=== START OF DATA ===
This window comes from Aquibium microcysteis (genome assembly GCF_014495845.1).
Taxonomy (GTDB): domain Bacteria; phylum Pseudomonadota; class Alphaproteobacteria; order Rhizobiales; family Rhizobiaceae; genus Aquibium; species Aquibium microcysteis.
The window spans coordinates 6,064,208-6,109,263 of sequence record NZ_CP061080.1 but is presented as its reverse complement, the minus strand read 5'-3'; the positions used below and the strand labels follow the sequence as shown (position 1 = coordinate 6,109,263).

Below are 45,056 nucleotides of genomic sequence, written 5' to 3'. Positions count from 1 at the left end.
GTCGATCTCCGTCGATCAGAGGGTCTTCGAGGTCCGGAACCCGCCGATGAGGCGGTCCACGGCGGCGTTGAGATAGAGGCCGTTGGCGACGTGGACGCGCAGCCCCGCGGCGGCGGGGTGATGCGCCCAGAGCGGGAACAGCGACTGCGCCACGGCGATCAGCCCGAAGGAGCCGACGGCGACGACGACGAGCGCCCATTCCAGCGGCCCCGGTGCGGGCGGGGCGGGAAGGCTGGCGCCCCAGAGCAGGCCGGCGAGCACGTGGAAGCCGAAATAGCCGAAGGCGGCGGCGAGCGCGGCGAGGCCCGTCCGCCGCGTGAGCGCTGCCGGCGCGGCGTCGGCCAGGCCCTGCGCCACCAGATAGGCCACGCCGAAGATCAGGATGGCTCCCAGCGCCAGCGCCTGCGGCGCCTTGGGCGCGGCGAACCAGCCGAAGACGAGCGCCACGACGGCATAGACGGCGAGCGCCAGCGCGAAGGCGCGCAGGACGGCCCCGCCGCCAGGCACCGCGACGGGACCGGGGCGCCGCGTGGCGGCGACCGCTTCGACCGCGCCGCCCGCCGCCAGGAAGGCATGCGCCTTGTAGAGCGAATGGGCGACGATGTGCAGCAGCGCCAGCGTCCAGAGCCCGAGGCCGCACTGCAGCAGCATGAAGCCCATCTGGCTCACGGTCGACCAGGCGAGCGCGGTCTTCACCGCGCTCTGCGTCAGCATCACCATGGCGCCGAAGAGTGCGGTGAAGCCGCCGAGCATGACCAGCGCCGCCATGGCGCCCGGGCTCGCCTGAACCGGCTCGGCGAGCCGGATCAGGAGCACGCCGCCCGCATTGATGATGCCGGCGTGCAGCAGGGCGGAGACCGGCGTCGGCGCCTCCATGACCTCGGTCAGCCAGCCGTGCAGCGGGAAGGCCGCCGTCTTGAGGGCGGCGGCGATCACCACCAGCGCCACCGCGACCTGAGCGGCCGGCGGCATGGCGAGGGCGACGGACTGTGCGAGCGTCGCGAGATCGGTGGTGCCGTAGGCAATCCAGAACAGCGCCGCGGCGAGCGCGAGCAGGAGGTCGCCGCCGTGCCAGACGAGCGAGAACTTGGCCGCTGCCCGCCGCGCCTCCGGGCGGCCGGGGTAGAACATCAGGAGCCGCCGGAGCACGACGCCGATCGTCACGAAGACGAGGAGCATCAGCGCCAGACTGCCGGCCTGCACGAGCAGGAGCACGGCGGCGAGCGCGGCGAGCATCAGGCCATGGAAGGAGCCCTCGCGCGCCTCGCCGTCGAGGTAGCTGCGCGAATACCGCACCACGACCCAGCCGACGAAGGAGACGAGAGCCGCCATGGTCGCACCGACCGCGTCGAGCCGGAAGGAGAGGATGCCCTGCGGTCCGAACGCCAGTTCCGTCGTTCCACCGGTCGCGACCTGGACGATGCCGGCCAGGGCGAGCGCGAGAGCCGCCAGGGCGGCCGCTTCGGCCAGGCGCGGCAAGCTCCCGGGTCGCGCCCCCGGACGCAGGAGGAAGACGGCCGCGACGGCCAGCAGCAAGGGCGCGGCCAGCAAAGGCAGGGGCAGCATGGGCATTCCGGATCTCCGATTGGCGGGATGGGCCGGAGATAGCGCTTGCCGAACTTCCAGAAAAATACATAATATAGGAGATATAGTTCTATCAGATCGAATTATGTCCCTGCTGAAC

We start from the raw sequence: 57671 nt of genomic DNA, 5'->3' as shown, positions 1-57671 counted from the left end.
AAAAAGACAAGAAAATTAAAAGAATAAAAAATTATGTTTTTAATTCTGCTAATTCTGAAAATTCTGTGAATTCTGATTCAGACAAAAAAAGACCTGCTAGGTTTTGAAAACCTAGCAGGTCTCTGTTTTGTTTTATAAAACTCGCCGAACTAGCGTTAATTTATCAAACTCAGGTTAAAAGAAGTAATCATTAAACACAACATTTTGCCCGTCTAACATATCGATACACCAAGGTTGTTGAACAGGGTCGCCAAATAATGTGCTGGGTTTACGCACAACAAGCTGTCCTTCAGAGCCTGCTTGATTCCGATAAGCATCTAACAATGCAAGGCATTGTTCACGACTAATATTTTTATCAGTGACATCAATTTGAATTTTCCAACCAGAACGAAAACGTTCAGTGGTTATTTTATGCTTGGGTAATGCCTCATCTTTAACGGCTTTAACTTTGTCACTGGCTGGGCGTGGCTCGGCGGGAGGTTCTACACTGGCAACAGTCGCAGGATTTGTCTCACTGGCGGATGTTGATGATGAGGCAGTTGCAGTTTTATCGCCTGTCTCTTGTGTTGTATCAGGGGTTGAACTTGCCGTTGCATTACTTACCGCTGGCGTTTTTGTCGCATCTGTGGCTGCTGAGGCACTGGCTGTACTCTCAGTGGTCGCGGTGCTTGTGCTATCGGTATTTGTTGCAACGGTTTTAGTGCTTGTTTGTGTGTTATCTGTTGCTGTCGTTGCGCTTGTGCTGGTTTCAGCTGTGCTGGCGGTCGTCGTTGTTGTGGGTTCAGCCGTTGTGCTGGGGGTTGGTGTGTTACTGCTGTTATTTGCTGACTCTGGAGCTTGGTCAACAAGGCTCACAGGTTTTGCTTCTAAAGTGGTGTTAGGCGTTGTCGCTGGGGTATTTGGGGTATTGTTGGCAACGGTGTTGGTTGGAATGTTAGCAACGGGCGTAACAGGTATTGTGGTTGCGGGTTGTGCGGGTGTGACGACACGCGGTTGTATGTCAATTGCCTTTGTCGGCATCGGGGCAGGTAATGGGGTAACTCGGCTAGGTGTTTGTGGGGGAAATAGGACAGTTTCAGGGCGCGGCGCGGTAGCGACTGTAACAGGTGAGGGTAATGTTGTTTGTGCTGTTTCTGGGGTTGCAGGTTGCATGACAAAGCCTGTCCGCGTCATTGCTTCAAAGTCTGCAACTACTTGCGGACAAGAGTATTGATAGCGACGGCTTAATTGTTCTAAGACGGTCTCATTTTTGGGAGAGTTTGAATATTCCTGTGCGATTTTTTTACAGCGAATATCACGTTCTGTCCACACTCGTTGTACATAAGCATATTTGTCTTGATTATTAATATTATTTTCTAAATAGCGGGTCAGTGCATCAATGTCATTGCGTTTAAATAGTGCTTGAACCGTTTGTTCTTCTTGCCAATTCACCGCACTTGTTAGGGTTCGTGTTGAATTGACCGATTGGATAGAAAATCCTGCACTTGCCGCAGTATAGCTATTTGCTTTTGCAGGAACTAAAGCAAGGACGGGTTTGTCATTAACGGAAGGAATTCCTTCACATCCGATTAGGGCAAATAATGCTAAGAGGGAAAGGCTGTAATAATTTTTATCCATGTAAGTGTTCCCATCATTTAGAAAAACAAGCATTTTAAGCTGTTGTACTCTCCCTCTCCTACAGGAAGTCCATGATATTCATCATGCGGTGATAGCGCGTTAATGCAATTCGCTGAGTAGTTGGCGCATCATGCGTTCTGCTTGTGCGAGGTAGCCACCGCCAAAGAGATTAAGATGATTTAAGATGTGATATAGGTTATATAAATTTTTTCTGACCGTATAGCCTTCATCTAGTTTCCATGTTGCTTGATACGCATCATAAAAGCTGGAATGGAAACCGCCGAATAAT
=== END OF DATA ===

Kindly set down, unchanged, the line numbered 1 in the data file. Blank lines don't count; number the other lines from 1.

This window comes from Aquibium microcysteis (genome assembly GCF_014495845.1).